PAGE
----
when time zips by

Slice of Life

Slice of Life

I’m a big fan of Jee Young’s writing and have taken a lot of inspiration from her teaching, writing and approach to life. Now as an international teacher myself, her recent post about trying to fit everything in during a weekend is certainly accurate.

I was talking with friends last night about what the most surprising aspect of being overseas has been. Definitely up there is the fact that I did not experience emotional collapse early on from homesickness. Kind of like camp or Freshmen year of college. In fact, I never watch t.v. because life just sweeps you away in such a way that you have very little time to manage personal, professional and just plain leisure time.

We all feel that way–but in America–I spent my Saturdays in 7 hour stints at school, preparing for the week. The time would fly, of course. It was what I describe to non-teachers as fitting a year of working hours into the school calendar. This isn’t about defending teachers’ hours, but about a packed schedule.

From a Book Club “in the city” with delicious Indian fare (Never Let Me Go by Kazuo Ishiguro, if you’re wondering),  to The Great Escape–an all school adventure day–to church, to getting passport pictures taken for the VISA requirements in Cambodia during March break (not spring break in the Southern Hemisphere nor Easter Break where I’m the only Christian on staff at my campus) to Skyping on Sunday morning with a good friend while we’re both in bed at opposite ends of the day . . . the weekend was a pleasant, pleasant train ride.

Not every weekend is going to be packed. But this is a snapshot of life in international teaching-ville.

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About jaclynfre

Tech integration specialist, recipe adventurer, fast walker, sporadic writer, aunt, sister and daughter
This entry was posted in culture shock, family, friends, international teaching, life and culture, Uncategorized and tagged . Bookmark the permalink.

8 Responses to when time zips by

  1. Life is busy, teaching and traveling and staying connected. I’m so glad that you are slowing life even just a little bit by writing those moments. It sounds like you have a full schedule – continue to enjoy life as an international teacher!

    • jaclynfre says:

      Thanks Michelle!! I’m fully aware that life everywhere is busy. It’s just fun to record the busy-ness of a particular moment in time. At the same time, that’s what allows our breaks to be even more precious, no? I will admit that sometimes my exercise schedule has been sacrificed to squeeze in the SOL. Balance is the key. I have not quite achieved that. Do you have any tips to offer? 🙂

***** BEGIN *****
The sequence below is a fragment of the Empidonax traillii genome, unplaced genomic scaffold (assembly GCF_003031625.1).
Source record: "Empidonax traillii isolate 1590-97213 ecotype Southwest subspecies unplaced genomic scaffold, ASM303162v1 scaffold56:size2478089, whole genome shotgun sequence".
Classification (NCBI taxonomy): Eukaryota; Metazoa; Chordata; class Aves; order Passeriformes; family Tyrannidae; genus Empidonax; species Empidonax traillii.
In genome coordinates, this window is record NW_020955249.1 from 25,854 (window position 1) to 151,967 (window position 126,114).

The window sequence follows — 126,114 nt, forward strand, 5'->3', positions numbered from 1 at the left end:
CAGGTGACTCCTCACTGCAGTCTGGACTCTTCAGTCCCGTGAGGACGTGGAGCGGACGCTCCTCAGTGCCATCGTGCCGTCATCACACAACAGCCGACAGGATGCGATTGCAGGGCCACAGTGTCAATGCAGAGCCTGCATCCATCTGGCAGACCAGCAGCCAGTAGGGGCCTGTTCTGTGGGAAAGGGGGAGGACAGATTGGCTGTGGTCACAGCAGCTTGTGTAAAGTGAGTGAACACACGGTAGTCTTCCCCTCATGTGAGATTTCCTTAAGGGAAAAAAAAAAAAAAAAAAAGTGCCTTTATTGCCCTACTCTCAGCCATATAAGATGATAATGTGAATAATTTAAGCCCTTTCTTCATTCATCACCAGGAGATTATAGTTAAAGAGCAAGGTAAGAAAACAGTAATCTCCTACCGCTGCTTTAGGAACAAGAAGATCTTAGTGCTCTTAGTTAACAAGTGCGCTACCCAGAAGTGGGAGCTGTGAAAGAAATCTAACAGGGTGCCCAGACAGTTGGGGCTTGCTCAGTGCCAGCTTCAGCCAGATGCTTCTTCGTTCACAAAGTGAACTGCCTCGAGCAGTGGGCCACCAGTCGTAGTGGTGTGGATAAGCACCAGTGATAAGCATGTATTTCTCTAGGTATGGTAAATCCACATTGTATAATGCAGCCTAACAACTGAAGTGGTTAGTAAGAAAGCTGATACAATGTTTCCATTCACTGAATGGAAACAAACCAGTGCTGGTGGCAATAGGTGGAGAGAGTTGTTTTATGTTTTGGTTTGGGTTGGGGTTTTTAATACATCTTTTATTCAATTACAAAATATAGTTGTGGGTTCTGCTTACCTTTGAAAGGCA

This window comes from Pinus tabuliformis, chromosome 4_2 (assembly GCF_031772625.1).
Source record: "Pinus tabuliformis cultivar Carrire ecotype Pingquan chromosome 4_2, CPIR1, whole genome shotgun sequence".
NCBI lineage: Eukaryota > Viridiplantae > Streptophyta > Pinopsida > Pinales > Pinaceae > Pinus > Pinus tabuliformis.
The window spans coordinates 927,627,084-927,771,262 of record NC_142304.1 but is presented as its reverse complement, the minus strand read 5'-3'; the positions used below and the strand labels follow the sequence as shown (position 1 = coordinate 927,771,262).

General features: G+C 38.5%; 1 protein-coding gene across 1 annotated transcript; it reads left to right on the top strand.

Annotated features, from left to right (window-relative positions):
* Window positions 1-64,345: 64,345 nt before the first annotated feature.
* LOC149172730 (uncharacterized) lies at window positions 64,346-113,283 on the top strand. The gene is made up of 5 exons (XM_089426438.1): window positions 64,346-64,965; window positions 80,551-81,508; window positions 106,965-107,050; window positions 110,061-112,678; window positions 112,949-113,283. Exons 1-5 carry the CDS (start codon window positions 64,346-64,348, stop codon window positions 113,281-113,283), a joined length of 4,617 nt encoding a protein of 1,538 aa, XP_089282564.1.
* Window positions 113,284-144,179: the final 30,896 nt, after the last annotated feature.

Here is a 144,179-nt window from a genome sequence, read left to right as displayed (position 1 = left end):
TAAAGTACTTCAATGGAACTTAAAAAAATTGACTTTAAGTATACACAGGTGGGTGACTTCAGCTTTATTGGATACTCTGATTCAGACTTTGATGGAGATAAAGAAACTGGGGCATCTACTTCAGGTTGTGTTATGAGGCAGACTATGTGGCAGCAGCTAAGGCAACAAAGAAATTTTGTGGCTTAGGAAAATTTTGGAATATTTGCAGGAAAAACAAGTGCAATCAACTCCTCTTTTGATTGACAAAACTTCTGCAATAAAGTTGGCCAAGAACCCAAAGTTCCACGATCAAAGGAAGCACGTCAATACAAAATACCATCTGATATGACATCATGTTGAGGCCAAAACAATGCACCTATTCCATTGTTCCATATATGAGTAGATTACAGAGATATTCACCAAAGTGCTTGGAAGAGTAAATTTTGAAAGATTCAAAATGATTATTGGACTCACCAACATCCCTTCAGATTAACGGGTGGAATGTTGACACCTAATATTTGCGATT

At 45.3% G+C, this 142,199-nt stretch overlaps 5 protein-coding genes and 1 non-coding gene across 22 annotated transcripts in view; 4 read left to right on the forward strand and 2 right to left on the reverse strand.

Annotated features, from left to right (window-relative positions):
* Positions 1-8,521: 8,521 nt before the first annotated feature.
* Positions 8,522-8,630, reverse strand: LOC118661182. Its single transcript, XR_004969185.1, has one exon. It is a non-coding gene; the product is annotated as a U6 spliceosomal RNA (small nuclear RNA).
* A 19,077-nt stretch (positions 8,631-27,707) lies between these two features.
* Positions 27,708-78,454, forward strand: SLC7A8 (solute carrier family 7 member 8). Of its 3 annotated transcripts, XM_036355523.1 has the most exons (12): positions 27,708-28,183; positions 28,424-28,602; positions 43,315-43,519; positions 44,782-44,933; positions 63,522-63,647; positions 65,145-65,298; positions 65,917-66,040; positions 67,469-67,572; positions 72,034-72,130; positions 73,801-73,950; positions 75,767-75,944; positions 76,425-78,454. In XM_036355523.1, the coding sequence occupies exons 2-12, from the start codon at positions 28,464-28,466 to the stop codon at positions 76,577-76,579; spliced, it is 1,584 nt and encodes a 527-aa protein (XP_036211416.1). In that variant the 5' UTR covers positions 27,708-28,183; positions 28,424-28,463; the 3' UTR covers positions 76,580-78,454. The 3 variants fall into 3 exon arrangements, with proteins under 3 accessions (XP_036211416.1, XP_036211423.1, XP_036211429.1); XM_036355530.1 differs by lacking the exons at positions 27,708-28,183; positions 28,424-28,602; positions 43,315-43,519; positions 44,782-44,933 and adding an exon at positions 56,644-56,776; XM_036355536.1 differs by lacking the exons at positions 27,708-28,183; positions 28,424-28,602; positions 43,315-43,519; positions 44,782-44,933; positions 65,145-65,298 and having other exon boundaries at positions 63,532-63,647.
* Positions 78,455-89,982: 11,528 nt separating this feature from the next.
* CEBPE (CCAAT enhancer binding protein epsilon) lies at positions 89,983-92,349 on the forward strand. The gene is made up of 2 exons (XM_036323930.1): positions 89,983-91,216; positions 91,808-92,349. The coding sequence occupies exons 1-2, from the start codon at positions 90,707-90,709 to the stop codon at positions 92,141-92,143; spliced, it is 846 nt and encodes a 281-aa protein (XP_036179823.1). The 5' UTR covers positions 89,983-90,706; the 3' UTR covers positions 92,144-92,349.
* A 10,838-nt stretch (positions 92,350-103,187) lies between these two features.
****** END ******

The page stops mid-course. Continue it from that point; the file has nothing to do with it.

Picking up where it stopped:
2. jhaworthoy says:

    I have found your posts interesting and admire that you have chosen to be an international teacher. I see the challenge in your daily life, but you are able to work through it and it makes me wish I had chosen to try this. So glad I have been able to read your blog through the Slice of Life. Jackie http://familytrove.blogspot.com/

    • jaclynfre says:

      There’s still time to investigate international teaching!! I decided to investigate it after 11 years of teaching in the US. Looking forward to checking out your blog. Thanks for the link.

  3. Judy Curtiss says:

    I enjoyed reading about your work/fun filled weekend. Working as an international teacher must have many challenges, but what an exciting experience. Thanks for sharing with us.

  4. Betsy says:

    I absolutely love this part:
    “because life just sweeps you away.” Yes it does and it sounds like your experience is continuing to be busy yet positive and enlightening.

  5. jee young says:

    Thanks for your sweet words!! I’m glad to hear that you are having adventure-filled weekends over there in Indonesia. I look forward to reading more about it. 🙂

    • jaclynfre says:

      You’re an inspiration. I also realized I forgot that I made tempeh bacon (facon) for a vegan buffet on that Saturday morning. I noticed you found turkey bacon–what a find!! That was another post that really resonated with me . . . I’m a rare food hoarder. And when I say “rare” food (in Indonesia), I mean like black beans in a can, oatmeal, maple syrup . . . American avocados, pretzels, walnuts . . . I’ll stop now. (c;

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